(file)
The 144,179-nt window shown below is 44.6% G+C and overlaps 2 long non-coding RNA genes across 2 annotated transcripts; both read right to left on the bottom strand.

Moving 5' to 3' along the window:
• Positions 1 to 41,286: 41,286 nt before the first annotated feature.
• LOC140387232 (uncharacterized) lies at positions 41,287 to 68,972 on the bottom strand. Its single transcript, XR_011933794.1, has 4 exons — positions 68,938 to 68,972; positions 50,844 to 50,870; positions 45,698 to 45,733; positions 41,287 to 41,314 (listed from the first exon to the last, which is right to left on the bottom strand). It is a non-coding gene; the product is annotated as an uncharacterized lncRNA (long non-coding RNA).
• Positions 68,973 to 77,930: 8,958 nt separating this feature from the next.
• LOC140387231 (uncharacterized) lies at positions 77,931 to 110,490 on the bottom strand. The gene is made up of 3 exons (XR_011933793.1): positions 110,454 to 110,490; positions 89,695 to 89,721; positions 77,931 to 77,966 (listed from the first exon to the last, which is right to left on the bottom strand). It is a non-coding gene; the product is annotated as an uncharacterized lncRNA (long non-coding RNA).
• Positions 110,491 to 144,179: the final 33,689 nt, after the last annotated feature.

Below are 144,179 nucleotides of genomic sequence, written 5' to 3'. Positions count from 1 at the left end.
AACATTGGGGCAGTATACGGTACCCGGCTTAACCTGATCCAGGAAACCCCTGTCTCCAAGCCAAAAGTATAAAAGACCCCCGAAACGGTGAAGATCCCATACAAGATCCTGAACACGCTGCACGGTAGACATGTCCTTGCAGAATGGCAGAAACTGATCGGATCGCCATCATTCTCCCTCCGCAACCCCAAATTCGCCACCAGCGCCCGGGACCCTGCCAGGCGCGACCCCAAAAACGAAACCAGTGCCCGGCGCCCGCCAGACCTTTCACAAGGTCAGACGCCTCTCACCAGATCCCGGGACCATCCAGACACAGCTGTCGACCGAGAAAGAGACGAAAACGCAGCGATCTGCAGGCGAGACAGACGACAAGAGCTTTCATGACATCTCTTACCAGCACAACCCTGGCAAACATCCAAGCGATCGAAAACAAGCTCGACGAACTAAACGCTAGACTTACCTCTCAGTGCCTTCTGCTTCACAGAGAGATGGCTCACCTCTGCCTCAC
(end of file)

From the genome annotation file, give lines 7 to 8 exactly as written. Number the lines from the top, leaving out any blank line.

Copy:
• Positions 110,491 to 144,179: the final 33,689 nt, after the last annotated feature.

Below are 144,179 nucleotides of genomic sequence, written 5' to 3'. Positions count from 1 at the left end.